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The antenna is a coiled wire stuffed into the wedge on top. I wasn’t sure what to expect from the way they designed the outside. It looks durable and connectors won’t be a problem.  I tried to get my service monitor on this, but I’d have to take more of the radio apart. (On the spectrum analyzer, the signal is pretty much the same as the other Chinese radios.  The strength is good and this one is on frequency closer than most.)

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There are no screws to hold the board in place. Instead, there are two charging connectors on the bottom end of the radio.  It looks like they placed the board, then pushed the teeth of those connectors through the case and soldered them in place.  This does a good job of keeping the board where it belongs and making a solid charge connection. On another day, I’ll dive a bit deeper.

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Overall, it’s a good and solid little radio. You can program it onto legit frequencies and make up for the power limitations with a repeater if you have one. They’ve designed out a lot of the things that break on these, like the volume knob and the antenna connector.

These are typically found in the $18 a piece range.  You can also buy them in pairs for about $34-36.
WLN Radios on eBay
*Official OPG Leather Jacket sold separately.

17 thoughts on“WLN KD-C1: The Programmable Toy Radio

    1. Thanks. Its an interesting little handie. I had trouble getting real answers out of the sellers on eBay. Things like “Does it do narrowband?”. Eventually I had to just buy one to find my own answers. It does more than I was expecting.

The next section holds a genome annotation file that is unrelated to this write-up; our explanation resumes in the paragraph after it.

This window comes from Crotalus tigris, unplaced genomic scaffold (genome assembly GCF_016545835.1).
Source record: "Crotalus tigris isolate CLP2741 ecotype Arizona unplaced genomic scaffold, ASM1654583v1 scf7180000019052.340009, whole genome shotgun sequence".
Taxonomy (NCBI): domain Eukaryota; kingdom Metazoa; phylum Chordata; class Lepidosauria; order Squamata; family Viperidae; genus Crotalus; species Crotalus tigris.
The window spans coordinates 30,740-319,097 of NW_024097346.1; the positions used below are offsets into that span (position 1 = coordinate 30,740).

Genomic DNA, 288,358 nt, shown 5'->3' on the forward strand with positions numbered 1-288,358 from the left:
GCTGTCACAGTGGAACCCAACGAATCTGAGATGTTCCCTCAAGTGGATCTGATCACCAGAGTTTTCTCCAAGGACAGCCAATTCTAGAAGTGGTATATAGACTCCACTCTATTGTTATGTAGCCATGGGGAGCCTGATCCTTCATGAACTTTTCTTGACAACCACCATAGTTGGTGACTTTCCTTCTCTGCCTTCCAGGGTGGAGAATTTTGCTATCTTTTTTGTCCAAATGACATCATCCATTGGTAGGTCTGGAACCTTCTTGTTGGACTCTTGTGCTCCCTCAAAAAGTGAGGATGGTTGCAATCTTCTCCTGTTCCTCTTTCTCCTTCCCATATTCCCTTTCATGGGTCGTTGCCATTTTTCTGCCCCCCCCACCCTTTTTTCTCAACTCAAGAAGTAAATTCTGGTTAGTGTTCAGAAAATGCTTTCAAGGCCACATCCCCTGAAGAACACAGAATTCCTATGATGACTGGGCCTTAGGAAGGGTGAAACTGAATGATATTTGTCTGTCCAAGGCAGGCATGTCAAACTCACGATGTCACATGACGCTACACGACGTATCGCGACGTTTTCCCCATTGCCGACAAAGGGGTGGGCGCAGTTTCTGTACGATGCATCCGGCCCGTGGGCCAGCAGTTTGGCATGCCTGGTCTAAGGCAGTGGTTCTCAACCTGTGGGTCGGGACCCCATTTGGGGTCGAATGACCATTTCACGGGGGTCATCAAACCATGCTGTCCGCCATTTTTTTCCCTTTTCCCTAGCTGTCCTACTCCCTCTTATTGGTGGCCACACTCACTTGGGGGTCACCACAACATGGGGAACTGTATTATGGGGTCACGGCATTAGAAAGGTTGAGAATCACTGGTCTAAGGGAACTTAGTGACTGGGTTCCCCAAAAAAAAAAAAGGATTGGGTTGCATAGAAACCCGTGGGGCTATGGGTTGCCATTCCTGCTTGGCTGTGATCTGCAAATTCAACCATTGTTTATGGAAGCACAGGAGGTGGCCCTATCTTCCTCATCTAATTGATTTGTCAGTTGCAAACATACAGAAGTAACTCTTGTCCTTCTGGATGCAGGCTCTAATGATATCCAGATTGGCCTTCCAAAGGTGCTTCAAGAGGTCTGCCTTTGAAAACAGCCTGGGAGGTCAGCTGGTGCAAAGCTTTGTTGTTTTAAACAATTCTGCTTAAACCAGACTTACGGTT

1. I bought this radio on eBay as well. Like you said, the sellers dont know alot about what they are selling. I assumed (my mistake) that i could program the radio using the controls like Motorola Spirit radios, but NOOOO. It wad convienantly left out of the sellers eBay auction that i need software and a cable for this radio to be programmed. I cant even tell what frequencies the radio is preset to in order to program my other radios to it for testing purposes. Looks as though i bought a paperweight

    1. 409shop.com has the software for download. They also have a lot of other neat stuff. I’ve successfully ordered from tham and was happy with the experience.

      http://409shop.com/shop_displaynews.php?id=292

      The cable is just the same Baofeng/Kenwood F-Connector most of the Chinese radios are using…



    2. If you look at the pictures in the review, the pre-programmed frequencies are listed for you!

      1. I’m glad you noticed. I’m going to write an article in the near future about default codeplugs. I’m starting to collect them. There are so many people buying these radios and just using them out of the box. They have no idea where they are talking!